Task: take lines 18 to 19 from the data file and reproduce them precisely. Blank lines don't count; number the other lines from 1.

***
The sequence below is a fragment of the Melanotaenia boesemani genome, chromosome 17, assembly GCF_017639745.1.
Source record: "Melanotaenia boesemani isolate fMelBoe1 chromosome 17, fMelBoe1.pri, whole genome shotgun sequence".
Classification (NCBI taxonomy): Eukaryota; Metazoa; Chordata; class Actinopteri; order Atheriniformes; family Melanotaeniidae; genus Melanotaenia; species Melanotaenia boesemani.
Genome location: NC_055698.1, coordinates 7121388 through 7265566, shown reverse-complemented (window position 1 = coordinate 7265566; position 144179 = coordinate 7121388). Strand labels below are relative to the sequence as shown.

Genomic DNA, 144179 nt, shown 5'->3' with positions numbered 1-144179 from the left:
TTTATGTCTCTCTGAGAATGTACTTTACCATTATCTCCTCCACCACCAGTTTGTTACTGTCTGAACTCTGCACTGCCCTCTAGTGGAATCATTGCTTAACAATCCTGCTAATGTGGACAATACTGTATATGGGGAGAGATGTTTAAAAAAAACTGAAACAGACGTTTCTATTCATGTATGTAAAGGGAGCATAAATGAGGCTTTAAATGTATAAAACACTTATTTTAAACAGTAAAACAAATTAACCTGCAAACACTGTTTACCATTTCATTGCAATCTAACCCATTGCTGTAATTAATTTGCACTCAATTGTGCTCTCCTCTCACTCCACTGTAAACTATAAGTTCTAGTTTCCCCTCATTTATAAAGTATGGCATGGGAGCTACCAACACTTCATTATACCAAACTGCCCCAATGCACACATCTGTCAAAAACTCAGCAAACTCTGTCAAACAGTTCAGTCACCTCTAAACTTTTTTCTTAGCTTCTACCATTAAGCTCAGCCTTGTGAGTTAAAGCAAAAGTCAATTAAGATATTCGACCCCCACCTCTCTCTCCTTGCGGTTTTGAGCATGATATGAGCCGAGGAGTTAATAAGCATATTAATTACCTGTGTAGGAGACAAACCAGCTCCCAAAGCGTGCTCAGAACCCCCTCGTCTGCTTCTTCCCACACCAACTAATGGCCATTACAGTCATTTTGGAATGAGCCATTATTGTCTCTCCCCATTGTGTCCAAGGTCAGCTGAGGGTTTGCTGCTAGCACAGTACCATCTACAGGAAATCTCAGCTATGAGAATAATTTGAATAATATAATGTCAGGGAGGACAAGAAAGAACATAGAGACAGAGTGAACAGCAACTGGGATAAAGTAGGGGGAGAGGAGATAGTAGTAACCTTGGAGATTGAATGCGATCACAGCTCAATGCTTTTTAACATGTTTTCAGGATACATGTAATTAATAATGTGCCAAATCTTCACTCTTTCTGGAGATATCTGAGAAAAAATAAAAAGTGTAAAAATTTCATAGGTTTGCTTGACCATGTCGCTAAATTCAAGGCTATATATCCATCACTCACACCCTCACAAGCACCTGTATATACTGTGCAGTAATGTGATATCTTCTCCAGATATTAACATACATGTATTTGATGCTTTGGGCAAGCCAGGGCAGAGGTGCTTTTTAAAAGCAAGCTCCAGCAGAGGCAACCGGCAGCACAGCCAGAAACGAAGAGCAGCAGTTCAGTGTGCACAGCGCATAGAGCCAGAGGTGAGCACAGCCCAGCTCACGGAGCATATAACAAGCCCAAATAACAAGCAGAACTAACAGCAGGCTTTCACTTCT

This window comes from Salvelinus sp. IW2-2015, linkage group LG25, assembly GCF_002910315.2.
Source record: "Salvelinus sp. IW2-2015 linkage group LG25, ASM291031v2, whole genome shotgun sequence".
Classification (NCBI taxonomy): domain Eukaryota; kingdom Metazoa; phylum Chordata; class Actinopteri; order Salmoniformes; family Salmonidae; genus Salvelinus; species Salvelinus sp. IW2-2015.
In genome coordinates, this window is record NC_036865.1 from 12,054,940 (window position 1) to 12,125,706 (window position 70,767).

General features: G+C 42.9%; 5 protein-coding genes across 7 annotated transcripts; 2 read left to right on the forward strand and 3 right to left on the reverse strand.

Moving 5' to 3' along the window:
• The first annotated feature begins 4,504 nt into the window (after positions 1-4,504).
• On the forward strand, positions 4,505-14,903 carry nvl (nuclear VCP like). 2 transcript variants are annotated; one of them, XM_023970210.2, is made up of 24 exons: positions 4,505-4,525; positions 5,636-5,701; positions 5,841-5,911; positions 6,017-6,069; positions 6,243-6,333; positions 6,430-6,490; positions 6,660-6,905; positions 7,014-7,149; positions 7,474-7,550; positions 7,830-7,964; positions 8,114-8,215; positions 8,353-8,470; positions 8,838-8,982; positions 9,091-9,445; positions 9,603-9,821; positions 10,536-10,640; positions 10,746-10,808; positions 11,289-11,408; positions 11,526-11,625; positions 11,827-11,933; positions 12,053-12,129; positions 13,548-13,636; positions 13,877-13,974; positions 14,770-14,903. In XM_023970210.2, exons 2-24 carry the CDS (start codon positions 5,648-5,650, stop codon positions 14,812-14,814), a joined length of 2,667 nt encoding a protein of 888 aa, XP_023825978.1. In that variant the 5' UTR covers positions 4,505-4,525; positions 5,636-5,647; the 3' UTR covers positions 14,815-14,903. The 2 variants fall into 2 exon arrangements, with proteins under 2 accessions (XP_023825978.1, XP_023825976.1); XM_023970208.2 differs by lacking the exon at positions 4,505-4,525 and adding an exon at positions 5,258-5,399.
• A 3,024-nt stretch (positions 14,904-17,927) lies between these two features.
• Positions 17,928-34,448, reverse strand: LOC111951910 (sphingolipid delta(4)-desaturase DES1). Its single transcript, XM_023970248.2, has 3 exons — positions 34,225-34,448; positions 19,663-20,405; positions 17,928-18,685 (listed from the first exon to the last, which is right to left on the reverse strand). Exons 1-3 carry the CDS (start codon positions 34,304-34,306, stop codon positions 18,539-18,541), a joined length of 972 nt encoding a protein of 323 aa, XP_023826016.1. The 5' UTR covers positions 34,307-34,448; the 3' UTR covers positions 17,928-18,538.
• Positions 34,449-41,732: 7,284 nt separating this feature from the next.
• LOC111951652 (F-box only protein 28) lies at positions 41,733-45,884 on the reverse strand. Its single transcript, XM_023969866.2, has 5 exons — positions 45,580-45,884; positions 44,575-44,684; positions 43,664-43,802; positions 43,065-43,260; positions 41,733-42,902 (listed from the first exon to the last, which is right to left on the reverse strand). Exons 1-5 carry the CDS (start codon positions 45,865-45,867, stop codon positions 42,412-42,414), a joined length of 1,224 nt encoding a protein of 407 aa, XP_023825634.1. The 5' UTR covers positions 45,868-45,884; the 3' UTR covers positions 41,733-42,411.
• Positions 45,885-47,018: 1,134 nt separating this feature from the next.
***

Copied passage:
• LOC111951652 (F-box only protein 28) lies at positions 41,733-45,884 on the reverse strand. Its single transcript, XM_023969866.2, has 5 exons — positions 45,580-45,884; positions 44,575-44,684; positions 43,664-43,802; positions 43,065-43,260; positions 41,733-42,902 (listed from the first exon to the last, which is right to left on the reverse strand). Exons 1-5 carry the CDS (start codon positions 45,865-45,867, stop codon positions 42,412-42,414), a joined length of 1,224 nt encoding a protein of 407 aa, XP_023825634.1. The 5' UTR covers positions 45,868-45,884; the 3' UTR covers positions 41,733-42,411.
• Positions 45,885-47,018: 1,134 nt separating this feature from the next.